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  The spontaneous symmetry breaking in Ta2NiSe5 is structural in nature

Baldini, E., Zong, A., Choi, D., Lee, C., Michael, M. H., Windgätter, L., et al. (2020). The spontaneous symmetry breaking in Ta2NiSe5 is structural in nature.

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Item Permalink: http://hdl.handle.net/21.11116/0000-0007-325B-B Version Permalink: http://hdl.handle.net/21.11116/0000-0007-325C-A
Genre: Paper

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2007.02909.pdf (Preprint), 10MB
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2007.02909.pdf
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https://arxiv.org/abs/2007.02909 (Preprint)
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 Creators:
Baldini, E.1, Author
Zong, A.1, Author
Choi, D.2, Author
Lee, C.1, Author
Michael, M. H.3, Author
Windgätter, L.4, Author              
Mazin, I. I.5, Author
Latini, S.4, Author              
Azoury, D.1, Author
Lv, B.1, Author
Kogar, A.1, Author
Wang, Y.3, Author
Lu, Y.6, Author
Takayama, T.6, 7, Author
Takagi, H.6, 7, Author
Millis, A. J.8, 9, Author
Rubio, A.4, 9, 10, Author              
Demler, E.3, Author
Gedik, N.1, Author
Affiliations:
1Department of Physics, Massachusetts Institute of Technology, ou_persistent22              
2Department of Electrical Engineering & Computer Science, Massachusetts Institute of Technology, ou_persistent22              
3Department of Physics, Harvard University, ou_persistent22              
4Theory Group, Theory Department, Max Planck Institute for the Structure and Dynamics of Matter, Max Planck Society, ou_2266715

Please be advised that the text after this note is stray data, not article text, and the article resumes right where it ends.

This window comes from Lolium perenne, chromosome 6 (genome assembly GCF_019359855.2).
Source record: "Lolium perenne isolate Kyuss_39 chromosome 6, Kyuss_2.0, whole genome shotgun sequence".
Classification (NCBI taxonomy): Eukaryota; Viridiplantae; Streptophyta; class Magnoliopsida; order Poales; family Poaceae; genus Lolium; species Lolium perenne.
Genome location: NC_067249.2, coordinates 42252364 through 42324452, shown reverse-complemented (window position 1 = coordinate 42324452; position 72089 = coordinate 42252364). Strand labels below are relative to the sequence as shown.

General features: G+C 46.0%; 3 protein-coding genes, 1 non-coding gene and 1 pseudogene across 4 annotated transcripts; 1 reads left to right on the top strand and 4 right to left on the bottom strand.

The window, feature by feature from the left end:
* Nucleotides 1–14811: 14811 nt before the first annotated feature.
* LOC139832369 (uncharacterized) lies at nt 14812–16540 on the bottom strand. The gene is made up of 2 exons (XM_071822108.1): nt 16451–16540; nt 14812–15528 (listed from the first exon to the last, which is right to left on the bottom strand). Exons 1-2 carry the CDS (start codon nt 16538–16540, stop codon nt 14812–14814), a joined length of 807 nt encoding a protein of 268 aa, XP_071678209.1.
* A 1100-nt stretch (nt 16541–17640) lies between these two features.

5Department of Physics and Astronomy and Center for Quantum Materials, George Mason University, ou_persistent22              
6Department of Physics, University of Tokyo, ou_persistent22              
7Max Planck Institute for Solid State Research, ou_persistent22              
8Department of Physics, Columbia University, New York, ou_persistent22              
9Center for Computational Quantum Physics, The Flatiron Institute, ou_persistent22              
10Nano-Bio Spectroscopy Group, Departamento de Física de Materiales, Universidad del País Vasco, ou_persistent22              

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 Abstract: The excitonic insulator is an electronically-driven phase of matter that emerges upon the spontaneous formation and Bose condensation of excitons. Detecting this exotic order in candidate materials is a subject of paramount importance, as the size of the excitonic gap in the band structure establishes the potential of this collective state for superfluid energy transport. However, the identification of this phase in real solids is hindered by the coexistence of a structural order parameter with the same symmetry as the excitonic order. Only a few materials are currently believed to host a dominant excitonic phase, Ta2NiSe5 being the most promising. Here, we test this scenario by using an ultrashort laser pulse to quench the broken-symmetry phase of this transition metal chalcogenide. Tracking the dynamics of the material's electronic and crystal structure after light excitation reveals surprising spectroscopic fingerprints that are only compatible with a primary order parameter of phononic nature. We rationalize our findings through state-of-the-art calculations, confirming that the structural order accounts for most of the electronic gap opening. Not only do our results uncover the long-sought mechanism driving the phase transition of Ta2NiSe5, but they also conclusively rule out any substantial excitonic character in this instability.

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Language(s): eng - English
 Dates: 2020-07-06
 Publication Status: Published online
 Pages: 26
 Publishing info: -
 Table of Contents: -
 Rev. Type: No review
 Identifiers: arXiv: 2007.02909
 Degree: -

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